The court also found that the initial use of the statement that the De Simone formulation was “exclusively available” from ExeGi, coupled with the website’s assertion that the De Simone Formulation is the same as that used in VSL#3, led to “the unmistakable conclusion that VSL#3 is no longer available for sale,” thus violating the court’s order.  The De Simone parties might have intended only to go up to the acceptable line, but they crossed it.  By contrast, statements that De Simone was “collaborating exclusively” with ExeGi “merely states that De Simone has changed companies and does not suggest that VSL#3 is no longer on the market.”  (Interesting how thinly the court is slicing this, given that the targeted consumers probably don’t make these distinctions—or care.)

The court then turned to VSL’s false advertising claims, which turned on ExeGi’s claims to exclusivity/claims that VSL#3 had been discontinued.  Given that VSL had stockpiled the older formulation of VSL#3 and could still sell it, plus the fact that VSL was going to reformulate the product, these claims were false or misleading.  De Simone’s statement “my formulation is now exclusively available from ExeGi Pharma” as Visbiome was likely literally false while VSL’s plentiful stockpiles were available.  This was likely to harm VSL; the court noted that when an ExeGi sales rep made similar statements to one gastroenterologist’s office, that office accepted Visbiome samples and declined to accept any more VSL#3 samples.  

However, the court found that the sales reps’ statements weren’t likely to constitute advertising or promotion.  The Fourth Circuit hasn’t interpreted that language in the Lanham Act.  The court cited the Seventh Circuit’s since-renounced holding that for purposes of a false advertising claim, “[a]dvertising is a form of promotion to anonymous recipients, as distinguished from face-to-face communication.” First Health Group Corp. v. BCE Emergis Corp., 269 F.3d 800, 803 (7th Cir. 2001).  [See Neuros Co., Ltd. v. KTurbo, Inc., 698 F.3d 514 (7th Cir. 2012)]. But the court here agreed with the Second Circuit that such a reading “collapsed the disjunctive statutory language ‘commercial advertising or promotion’ into only commercial advertising.”  Using the relevant parts of Gordon & Breach, the court followed the Second Circuit’s lead, looking for (1) commercial speech; (2) for the purpose of influencing consumers to buy defendant’s goods or services; (3) disseminated sufficiently to the relevant purchasing public to constitute “advertising” or “promotion” within that industry.  Element (3) was not satisfied on the present record.  Since Visbiome’s launch, ExeGi sales reps had made sales calls at about a thousand doctors’ offices; three alleged instances of false statements weren’t sufficient in that context.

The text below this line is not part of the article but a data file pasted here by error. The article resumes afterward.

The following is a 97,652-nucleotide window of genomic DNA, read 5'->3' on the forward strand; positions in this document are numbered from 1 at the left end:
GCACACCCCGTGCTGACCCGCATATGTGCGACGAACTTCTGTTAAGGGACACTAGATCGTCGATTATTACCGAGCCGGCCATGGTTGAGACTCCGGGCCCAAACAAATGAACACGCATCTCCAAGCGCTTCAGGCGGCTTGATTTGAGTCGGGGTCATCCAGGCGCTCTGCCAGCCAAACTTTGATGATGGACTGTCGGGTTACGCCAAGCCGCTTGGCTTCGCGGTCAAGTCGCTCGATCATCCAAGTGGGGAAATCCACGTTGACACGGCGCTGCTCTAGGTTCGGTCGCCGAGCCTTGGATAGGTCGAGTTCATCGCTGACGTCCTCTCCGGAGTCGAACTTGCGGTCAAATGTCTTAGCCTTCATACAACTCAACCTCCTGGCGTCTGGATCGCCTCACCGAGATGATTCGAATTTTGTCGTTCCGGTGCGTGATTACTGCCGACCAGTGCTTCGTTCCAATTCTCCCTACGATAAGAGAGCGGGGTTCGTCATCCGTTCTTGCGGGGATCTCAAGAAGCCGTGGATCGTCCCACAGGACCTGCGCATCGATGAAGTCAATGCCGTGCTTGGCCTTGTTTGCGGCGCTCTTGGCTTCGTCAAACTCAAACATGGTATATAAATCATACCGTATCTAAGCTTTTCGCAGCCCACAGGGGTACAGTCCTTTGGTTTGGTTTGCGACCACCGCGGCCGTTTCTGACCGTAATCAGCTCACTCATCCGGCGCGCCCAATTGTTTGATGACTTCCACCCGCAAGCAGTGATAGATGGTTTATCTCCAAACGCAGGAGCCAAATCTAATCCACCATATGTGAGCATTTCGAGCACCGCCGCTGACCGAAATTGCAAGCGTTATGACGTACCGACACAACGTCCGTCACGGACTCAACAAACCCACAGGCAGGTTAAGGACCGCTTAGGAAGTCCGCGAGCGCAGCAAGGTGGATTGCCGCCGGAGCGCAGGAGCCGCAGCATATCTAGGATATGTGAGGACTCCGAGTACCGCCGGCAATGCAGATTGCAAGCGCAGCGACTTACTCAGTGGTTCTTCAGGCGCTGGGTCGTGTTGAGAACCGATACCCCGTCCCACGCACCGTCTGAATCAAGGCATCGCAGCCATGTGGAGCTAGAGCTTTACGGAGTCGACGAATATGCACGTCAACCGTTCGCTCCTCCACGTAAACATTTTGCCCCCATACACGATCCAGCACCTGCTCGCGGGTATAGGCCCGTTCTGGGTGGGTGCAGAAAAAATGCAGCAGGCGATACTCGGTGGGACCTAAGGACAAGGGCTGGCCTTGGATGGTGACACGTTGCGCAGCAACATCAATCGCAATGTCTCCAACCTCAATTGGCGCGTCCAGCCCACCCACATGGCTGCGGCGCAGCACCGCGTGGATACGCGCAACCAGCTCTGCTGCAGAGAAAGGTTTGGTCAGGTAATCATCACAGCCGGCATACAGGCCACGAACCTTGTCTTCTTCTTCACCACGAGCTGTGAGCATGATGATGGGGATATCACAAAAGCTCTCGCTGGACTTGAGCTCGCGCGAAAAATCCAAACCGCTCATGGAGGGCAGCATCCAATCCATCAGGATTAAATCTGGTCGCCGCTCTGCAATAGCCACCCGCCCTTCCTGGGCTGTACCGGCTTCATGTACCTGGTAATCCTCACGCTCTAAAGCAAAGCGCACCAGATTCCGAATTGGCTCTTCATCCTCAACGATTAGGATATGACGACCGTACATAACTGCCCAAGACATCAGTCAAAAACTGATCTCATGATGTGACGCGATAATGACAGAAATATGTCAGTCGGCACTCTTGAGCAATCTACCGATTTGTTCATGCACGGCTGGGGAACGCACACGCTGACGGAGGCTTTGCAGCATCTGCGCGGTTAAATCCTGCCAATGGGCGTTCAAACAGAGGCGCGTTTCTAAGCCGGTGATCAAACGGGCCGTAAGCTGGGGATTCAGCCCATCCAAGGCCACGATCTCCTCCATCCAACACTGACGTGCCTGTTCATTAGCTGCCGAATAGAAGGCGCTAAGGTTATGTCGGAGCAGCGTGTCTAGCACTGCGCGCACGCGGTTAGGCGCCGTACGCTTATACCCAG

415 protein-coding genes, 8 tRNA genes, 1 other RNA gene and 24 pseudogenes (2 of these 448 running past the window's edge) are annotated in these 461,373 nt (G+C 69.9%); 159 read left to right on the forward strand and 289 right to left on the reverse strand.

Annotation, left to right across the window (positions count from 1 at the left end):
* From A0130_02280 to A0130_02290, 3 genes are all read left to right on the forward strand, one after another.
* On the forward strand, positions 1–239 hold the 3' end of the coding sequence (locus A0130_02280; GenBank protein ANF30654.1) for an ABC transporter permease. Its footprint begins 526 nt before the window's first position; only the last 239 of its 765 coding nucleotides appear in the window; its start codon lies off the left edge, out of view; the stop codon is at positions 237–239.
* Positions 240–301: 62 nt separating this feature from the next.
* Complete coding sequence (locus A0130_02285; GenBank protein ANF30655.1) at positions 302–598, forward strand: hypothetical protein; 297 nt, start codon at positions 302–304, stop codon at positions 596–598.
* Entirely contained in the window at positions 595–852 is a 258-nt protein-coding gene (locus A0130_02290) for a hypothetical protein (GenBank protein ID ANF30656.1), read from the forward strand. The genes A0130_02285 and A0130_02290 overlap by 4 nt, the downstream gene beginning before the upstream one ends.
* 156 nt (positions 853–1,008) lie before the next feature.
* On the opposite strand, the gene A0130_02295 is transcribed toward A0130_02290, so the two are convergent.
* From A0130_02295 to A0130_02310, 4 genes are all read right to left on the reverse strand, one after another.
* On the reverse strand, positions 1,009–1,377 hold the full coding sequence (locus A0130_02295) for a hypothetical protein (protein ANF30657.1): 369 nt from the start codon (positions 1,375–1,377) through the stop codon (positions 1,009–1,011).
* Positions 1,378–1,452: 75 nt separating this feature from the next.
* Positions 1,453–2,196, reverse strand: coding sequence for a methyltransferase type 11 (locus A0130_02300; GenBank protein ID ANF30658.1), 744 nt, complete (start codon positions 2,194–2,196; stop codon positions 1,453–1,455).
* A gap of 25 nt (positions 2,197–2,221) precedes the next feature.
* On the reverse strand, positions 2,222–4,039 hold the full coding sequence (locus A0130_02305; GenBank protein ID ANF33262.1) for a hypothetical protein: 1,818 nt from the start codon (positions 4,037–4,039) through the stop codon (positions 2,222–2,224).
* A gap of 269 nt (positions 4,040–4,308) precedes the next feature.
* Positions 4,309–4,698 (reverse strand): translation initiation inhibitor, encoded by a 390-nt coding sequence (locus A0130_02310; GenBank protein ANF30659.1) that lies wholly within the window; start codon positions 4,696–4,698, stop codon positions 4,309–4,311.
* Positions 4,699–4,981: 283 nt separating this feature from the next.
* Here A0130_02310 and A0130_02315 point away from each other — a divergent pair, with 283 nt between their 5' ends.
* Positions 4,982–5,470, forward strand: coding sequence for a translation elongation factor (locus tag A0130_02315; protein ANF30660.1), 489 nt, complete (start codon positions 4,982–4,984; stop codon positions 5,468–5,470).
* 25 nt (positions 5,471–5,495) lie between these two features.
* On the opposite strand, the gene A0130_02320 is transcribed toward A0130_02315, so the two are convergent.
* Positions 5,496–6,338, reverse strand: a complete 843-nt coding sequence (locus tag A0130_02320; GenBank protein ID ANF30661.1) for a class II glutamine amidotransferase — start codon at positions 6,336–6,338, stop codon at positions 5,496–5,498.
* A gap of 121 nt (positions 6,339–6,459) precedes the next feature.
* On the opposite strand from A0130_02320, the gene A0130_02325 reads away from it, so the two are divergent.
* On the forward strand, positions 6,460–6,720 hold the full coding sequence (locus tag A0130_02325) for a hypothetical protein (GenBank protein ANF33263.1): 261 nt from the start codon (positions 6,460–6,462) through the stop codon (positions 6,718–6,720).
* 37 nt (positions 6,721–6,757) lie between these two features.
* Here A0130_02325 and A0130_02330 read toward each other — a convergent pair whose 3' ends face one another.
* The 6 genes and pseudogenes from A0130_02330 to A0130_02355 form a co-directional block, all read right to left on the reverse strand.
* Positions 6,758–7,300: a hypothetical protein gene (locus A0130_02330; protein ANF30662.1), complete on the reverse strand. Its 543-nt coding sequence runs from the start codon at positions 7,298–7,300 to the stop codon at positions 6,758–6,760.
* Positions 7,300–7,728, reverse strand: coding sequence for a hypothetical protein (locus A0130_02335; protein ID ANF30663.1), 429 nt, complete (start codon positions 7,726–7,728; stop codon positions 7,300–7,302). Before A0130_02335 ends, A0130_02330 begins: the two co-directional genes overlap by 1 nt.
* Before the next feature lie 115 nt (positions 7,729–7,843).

VSL argued that the court should consider the sales reps’ statements as part of an organized campaign along with the website statements and find them collectively to qualify as “widespread dissemination.”  The court here declined to hold that “face-to-face statements could be combined with distinct forms of commercial advertising, such as websites or press releases, to satisfy this requirement.”

The court presumed irreparable harm because the literally false statements were functionally comparative advertising. The public interest is against misleading advertising, and so a more expansive preliminary injunction was warranted.